Die Hard – There’s another (as is Die Hard 2). Set at Christmas, Bruce Willis (with hair and a vest) attends his wife’s Christmas party at Nakatomi Towers. While he’s there Professor Snape / Hans Gruber and his crew of european bad guys break in, hold the partygoers hostage, and break into the safe. Snape / Gruber gives us the FBI, they send in the car, the quaterback is toast and Bruce Willis runs around the conveniently large ventilation system with no shoes on and says “Yippee Ki-Aye Muddy Funster!” while pulling glass out of his feet. Set at Christmas but not a Christmas movie.

Last one that was mentioned on the night (by my Dad no less) was It’s a Wonderful Life. Think about it. The film shows the life of George Bailey as he gets more and more ground down by Bedford Falls and his good intentions. Then when it all comes to a head he decides to kill himself to help his family. Clarence intervenes and shows George what his life has done while all around the townsfolk do a big collection for Georgie boy and all is well. Think about it. It’s not really a Christmas film, only the fact it has the huge downer and then uplifting moment with goodwill all around that has made it the seasons favourite.

There you go then. I’ve set it up now lets see what the rest of you can come up with in the comments below. Feel free to disagree with any of the above (make sure you explain why though) and put forward any other films you can think of that fall into the criteria. Something to discuss with your family as well on Christmas Day while you digest the turkey.

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Discuss: Batman 3 rumours – Who could play the bad guys?

Posted by LiveFor on December 18, 2008

Bearing in mind Christopher Nolan has not yet signed up for the third Batman film, no story has been decided, no script has been written, no casting has been made and no characters have been chosen, the old casting rumours keep on coming.

Remember all of this is basically the internet throwing up whatever it can think of, but it does get the old brain juices flowing.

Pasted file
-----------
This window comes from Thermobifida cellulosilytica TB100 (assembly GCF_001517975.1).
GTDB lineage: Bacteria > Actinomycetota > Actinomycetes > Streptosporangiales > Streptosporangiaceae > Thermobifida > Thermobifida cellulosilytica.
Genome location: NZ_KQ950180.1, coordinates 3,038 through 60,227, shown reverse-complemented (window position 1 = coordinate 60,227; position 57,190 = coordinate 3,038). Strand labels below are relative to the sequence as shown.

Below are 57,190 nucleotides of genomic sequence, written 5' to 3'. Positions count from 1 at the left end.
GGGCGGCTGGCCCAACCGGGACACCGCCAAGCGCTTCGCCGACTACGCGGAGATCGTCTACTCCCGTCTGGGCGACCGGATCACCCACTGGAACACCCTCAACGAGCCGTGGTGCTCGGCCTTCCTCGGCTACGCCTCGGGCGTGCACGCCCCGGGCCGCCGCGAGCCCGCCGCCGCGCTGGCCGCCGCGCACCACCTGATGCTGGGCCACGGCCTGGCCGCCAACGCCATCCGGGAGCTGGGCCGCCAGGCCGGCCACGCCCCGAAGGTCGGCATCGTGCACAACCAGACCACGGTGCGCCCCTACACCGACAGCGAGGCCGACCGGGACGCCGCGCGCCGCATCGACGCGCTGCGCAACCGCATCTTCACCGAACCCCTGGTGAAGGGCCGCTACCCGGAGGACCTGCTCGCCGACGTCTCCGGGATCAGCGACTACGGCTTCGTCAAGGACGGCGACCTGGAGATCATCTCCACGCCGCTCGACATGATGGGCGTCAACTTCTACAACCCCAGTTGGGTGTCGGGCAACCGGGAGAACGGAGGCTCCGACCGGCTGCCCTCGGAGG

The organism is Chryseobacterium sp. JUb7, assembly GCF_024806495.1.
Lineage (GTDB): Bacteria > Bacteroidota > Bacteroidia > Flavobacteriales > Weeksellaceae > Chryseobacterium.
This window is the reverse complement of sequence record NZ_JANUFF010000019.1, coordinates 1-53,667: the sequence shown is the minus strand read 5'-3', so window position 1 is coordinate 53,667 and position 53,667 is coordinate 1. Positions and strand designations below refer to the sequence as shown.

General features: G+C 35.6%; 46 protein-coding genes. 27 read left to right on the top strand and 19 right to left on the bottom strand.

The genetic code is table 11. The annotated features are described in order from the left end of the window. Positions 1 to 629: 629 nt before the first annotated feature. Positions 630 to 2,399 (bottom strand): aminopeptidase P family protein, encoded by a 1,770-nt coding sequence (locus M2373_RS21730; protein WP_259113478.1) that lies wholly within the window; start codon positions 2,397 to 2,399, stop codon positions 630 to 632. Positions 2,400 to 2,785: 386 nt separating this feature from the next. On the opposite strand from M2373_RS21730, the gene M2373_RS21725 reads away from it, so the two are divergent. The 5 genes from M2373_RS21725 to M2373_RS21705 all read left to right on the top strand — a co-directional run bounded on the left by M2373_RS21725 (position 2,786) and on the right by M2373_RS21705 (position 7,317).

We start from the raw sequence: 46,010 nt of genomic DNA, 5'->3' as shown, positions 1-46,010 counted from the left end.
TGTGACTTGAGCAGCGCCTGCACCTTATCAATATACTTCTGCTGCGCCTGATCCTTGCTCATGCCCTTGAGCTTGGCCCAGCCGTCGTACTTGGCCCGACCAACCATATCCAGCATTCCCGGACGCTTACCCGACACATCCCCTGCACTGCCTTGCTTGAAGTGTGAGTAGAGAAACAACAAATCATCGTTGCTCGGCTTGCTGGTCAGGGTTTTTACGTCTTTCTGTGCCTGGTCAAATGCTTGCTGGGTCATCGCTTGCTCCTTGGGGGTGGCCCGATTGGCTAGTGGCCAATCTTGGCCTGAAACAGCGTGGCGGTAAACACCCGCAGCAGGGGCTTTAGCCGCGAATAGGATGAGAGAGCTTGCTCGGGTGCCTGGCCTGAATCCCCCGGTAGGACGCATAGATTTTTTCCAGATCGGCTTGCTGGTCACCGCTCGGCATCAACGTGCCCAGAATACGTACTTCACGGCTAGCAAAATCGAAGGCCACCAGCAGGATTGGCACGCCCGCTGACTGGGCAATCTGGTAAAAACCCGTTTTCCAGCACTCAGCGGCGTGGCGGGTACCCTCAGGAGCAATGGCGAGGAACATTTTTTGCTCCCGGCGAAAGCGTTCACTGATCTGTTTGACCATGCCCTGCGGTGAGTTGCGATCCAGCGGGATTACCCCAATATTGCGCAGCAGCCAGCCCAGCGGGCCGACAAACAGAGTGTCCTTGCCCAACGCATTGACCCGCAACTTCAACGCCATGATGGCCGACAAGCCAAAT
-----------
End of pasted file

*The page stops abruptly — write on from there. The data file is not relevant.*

Nolan has made a point of saying he wouldn’t have any super powers in his Batman films so people have been saying things will stay realistic. However Nolan did set up the fact that things keep escalating once the Batman hit the scene so it could go a little madder now that the Joker and Two-Face have appeared in Gotham. The great thing about Batman’s bad guys is that most of them have no powers they are just disfigured freaks.

The Riddler keeps getting mentioned and we have had Johnny Depp mentioned for that. Now I have heard that Eddie Murphy could play him, as Axel Foley said “Get the fuck out of here!” springs to mind with that rumour. If they do use The Riddler I hope they have him as a buttoned up obsessive kind of criminal who out thinks the Bat. Depp would be cool in the part, but Crispin Glover could bring a weirdness to the part. Guy Ritchie could be another interesting choice and his work with Nolan on Memento shows he can play the obsessive rather well.

Catwoman is another one that many people think will be in the next film. If she is I’d like to see her as the thief she is and not as the big bad. Maybe a cameo or just in the background. Although if they do use her she’ll probably end up as the love interest in the film. Rumours as to who would play her have included Cher, Maggie Gyllenhall, Angelina Jolie and most recently Rachel Weisz. Basically, any actress people can think of but I would like to see Carla Gugino take the part of Selina Kyle.

The Penguin. In the comics he has recently been portrayed as an arms dealer, criminal kingpin and a go to kind of guy for illegal goods. All of these would be okay for the next film and again, he wouldn’t necessarily have to be the main villian. Philip Seymour Hoffman is the main rumour for this one and I can’t really think of anyone better for the part.

The Ventriloquist. Not one of the most well known of Batman’s adversaries but a good one none the less. Like many of the villains in Gotham he has major mental problems. Basically it is an old bloke with a dummy called Scarface. The old bloke is totally unassuming and the dummy is the one running things and treated as if he is a real person. Anthony Hopkins would be great in the role and he has previous experience with ventriloquist dummies controlling people in the film Magic.

Ice Man. Now we are getting into the realms of the super power although his ice gun could be explained as advance technology. Maybe stolen from Wayne’s company or he was working on it for Wayne when the accident happened. Only person I can see in this part is Patrick Stewart who would be amazing.